Wolfsburg is the fifth largest city in the German state of Lower Saxony. Located on the River Aller, it lies 230 km west of Berlin. In 2013, Wolfsburg ranked as the richest city in Germany with a GDP per capita of $128,000 due to its thriving auto industry. Wolfsburg is famous as the location of Volkswagen AG's headquarters and the world's biggest car plant; the Autostadt is a visitor attraction next to the Volkswagen factory that features the company's model range: Audi, Bugatti, Lamborghini, MAN, Porsche, Scania, SEAT, Škoda Auto, TRATON AG, Volkswagen Commercial Vehicles. Wolfsburg is one of the few German cities built during the first half of the 20th century. From its foundation on 1 July 1938 as a home for workers producing the "KdF-Wagen" until 25 May 1945, the city was called "Stadt des KdF-Wagens bei Fallersleben". In 1972, the population first exceeded 100,000. Wolfsburg is located at the Southern edge of the ancient river valley of the Aller at the Mittellandkanal, it is bordered by the districts of Helmstedt.
The total annual precipitation is about 532 mm, quite low as it belongs to the lowest tenth of the measured data in Germany. Only 7% of all observation stations of the Deutscher Wetterdienst record lower data; the driest month is October, most precipitation is measured in June where observation stations measure 1.9 times more precipitation than in October. Precipitation hardly diversifies and is distributed all over the year. Only 17% of observation stations measure lower annual deviation; the castle "Wolfsburg" was first mentioned in 1302 in a document as the domicile of the noble lineage of Bartensleben. A keep next to the Aller, it was protected by a moat some centuries later. In 1372, the first documentary reference to the Burg Neuhaus near Wolfsburg appeared. After the extinction of the Bartensleben line in 1742, the property and its Schloss Wolfsburg passed on to the Earls of the Schulenburg; the communal manor was an important employer for the nearby settlements Heßlingen. Some of today's urban districts, including Heßlingen, belonged to the Duke of Magdeburg during the 18th century.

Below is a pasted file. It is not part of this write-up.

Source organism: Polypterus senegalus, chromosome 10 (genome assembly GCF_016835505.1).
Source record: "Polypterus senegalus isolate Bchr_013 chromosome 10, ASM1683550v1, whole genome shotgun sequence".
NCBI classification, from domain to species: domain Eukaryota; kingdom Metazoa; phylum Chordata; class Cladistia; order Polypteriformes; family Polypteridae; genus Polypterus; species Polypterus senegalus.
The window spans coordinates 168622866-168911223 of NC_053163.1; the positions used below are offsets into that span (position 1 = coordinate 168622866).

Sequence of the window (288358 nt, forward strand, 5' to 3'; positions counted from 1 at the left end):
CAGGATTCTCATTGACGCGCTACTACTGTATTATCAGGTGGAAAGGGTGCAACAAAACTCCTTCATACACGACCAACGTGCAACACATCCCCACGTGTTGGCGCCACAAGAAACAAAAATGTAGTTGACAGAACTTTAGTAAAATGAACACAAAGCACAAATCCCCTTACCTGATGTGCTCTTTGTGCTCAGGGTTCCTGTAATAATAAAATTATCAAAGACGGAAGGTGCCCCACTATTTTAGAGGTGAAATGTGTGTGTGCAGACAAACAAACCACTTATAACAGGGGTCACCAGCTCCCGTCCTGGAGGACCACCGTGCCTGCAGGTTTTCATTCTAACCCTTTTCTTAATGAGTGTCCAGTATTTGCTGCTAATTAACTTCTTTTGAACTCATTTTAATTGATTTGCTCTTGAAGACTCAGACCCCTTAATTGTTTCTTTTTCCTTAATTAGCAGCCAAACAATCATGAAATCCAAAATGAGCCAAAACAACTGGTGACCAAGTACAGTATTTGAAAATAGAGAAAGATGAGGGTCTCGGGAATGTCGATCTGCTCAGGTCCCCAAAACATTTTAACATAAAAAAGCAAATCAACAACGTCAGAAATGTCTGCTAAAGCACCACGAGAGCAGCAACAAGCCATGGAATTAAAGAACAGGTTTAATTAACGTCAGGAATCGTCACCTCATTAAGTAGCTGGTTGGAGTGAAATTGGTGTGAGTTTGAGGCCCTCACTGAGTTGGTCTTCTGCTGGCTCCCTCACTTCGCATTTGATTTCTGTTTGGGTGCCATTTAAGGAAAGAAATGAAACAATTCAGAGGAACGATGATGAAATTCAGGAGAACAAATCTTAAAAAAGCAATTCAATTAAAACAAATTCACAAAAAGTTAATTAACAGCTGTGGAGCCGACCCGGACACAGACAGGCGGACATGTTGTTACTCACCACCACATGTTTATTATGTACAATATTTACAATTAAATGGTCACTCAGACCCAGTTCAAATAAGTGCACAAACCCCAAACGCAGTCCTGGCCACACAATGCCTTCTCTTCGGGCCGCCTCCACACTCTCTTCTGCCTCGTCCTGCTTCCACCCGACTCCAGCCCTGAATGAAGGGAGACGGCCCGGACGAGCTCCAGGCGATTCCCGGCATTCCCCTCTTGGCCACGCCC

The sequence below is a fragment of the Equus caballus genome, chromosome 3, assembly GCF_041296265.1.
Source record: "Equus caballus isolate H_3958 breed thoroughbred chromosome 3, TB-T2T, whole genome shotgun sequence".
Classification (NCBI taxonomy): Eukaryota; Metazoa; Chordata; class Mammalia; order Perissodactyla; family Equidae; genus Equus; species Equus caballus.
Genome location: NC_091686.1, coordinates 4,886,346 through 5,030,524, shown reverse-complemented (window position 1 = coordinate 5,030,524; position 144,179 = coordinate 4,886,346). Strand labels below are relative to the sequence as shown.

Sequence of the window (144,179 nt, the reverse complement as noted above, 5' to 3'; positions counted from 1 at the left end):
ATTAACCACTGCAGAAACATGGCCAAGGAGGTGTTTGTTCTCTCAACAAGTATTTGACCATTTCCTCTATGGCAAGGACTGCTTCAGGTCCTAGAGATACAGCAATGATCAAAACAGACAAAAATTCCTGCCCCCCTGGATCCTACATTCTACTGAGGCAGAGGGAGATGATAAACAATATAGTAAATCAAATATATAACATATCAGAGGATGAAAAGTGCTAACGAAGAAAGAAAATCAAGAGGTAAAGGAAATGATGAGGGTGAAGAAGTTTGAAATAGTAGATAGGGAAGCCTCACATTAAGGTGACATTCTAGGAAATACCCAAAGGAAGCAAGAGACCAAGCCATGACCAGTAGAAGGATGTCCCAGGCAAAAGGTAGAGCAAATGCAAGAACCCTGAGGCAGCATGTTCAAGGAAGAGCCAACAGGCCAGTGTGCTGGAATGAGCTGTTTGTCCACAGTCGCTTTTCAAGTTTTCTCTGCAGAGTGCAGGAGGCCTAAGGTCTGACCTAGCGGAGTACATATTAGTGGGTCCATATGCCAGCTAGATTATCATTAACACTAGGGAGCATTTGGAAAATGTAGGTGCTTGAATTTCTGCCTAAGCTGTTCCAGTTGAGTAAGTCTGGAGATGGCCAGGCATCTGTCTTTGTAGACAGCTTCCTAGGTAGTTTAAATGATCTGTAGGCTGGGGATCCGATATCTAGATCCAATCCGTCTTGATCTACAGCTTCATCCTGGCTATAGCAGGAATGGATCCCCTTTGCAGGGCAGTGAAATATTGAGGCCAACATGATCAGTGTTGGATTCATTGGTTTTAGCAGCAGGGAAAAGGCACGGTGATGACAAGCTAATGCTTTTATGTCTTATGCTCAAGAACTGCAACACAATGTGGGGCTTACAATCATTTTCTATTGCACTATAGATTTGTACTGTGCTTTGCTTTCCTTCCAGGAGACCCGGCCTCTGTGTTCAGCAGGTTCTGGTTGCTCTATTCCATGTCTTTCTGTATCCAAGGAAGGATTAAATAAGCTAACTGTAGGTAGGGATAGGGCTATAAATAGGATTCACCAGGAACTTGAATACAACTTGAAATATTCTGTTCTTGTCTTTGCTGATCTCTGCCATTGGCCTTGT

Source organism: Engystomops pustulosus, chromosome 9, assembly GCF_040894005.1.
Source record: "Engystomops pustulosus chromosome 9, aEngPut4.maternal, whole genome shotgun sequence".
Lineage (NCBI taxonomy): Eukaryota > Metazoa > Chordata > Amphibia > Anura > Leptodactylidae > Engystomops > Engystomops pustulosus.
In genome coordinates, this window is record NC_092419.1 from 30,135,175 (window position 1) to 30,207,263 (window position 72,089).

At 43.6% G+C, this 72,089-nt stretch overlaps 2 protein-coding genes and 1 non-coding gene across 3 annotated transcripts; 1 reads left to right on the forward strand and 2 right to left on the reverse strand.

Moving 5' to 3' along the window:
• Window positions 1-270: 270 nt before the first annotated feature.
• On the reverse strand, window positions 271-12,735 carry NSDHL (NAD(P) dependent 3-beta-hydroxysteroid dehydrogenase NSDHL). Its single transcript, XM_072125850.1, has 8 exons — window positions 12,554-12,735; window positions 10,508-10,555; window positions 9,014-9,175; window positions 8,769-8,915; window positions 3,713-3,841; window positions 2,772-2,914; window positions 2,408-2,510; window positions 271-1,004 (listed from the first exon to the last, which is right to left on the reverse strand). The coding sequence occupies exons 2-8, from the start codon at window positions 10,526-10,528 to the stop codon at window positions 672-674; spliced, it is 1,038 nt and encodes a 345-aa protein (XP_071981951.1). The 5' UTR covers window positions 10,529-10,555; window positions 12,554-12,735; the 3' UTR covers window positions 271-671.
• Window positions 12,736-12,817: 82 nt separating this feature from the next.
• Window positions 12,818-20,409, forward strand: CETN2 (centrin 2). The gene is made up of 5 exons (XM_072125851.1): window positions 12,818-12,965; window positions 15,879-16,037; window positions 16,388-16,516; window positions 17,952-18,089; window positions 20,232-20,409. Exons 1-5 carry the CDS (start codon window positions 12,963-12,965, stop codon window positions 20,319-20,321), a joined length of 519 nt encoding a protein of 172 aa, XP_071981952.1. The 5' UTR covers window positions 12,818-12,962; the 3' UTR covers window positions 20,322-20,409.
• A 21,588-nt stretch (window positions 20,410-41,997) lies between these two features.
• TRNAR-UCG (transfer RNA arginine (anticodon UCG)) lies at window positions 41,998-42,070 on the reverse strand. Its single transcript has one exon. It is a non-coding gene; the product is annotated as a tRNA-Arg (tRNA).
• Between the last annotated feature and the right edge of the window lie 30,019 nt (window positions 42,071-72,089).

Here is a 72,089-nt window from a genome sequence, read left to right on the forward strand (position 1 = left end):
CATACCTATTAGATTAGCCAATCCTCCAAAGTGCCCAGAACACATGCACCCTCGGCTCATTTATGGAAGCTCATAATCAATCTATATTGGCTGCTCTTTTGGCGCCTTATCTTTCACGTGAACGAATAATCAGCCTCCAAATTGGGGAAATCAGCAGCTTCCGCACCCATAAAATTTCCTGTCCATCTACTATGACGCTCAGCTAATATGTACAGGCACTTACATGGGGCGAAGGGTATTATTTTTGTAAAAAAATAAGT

In 1932, these districts were detached from the Prussian province Saxony and integrated in the administrative district of Lüneburg belonging to Hannover. Other urban districts, like Vorsfelde and the villages transferred to Wolfsburg from the county of Helmstedt, belonged to the Duke of Braunschweig for centuries. Fallersleben and other villages belonged to the Electorate of Braunschweig - Lüneburg or the Kingdom of Hanover. Wolfsburg was founded on 1 July 1938 as the Stadt des KdF-Wagens bei Fallersleben, a planned town centred around the village of Fallersleben, built to house workers of the Volkswagen factories erected to assemble the Volkswagen Beetle. During World War II military cars and other military equipment were built there by forced workers and POWs.. In 1942, German authorities established the Arbeitsdorf concentration camp in the city for a few months. At the urging of the British occupying power, the city was renamed as Wolfsburg on 25 May 1945, after the eponymous castle located there.
In 1951, Wolfsburg was separated from the District of Gifhorn, became an urban district. In 1955 the one-millionth VW Beetle was manufactured in Wolfsburg. Postwar Beetle production ended in Wolfsburg in 1974, though German Beetle production continued in Emden until 1978; the factories in Wolfsburg remain a key part of Volkswagen's production capacity. During the German economic miracle Wolfsburg experienced a large influx of immigrant workers from Italy. In 1958 the city hall was built. In 1960 the Volkswagenwerk GmbH was changed into an AG. In the course of a land reform in Lower Saxony in 1972, 20 localities were added to the city through the "Wolfsburg-Act". Wolfsburg gained the status of major city with nearly 131,000 inhabitants; the city's area grew from 35 to nearly 204 square kilometers. In 1973, the city's population peaked at 131,971. In 1982 the A39, a side road of the A2, was built as a direct freeway to Wolfsburg. In 1988, the city became a university town with the establishment of the University of Applied Science Braunschweig/Wolfenbüttel.
Today its name is Ostfalia University of Applied Science. As a launch promotion for the 5th generation of the Volkswagen Golf the city of Wolfsburg welcomed visitors on the internet, on the official stationery, on every city limit sign with the name "Golfsburg" from 25 August to 10 October 2003; this campaign gained the nationwide attention of press, TV broadcasting. In the summer of 2009, Wolfsburg gained nationwide attention when their football team, VfL Wolfsburg, won the German football league. A party was held in the city centre with about 100,000 people, was a first in the history of the city; the centre of Wolfsburg is unique in Germany. Instead of a medieval town center, Wolfsburg features a new and modern attraction called the Autostadt; the old part of the town Alt Wolfsburg shows some manor buildings in traditional framework style. Atop a hill by the River Aller is the Wolfsburg Castle; the Autostadt is an open-air museum-theme park dedicated to automobiles owned and operated by Volkswagen.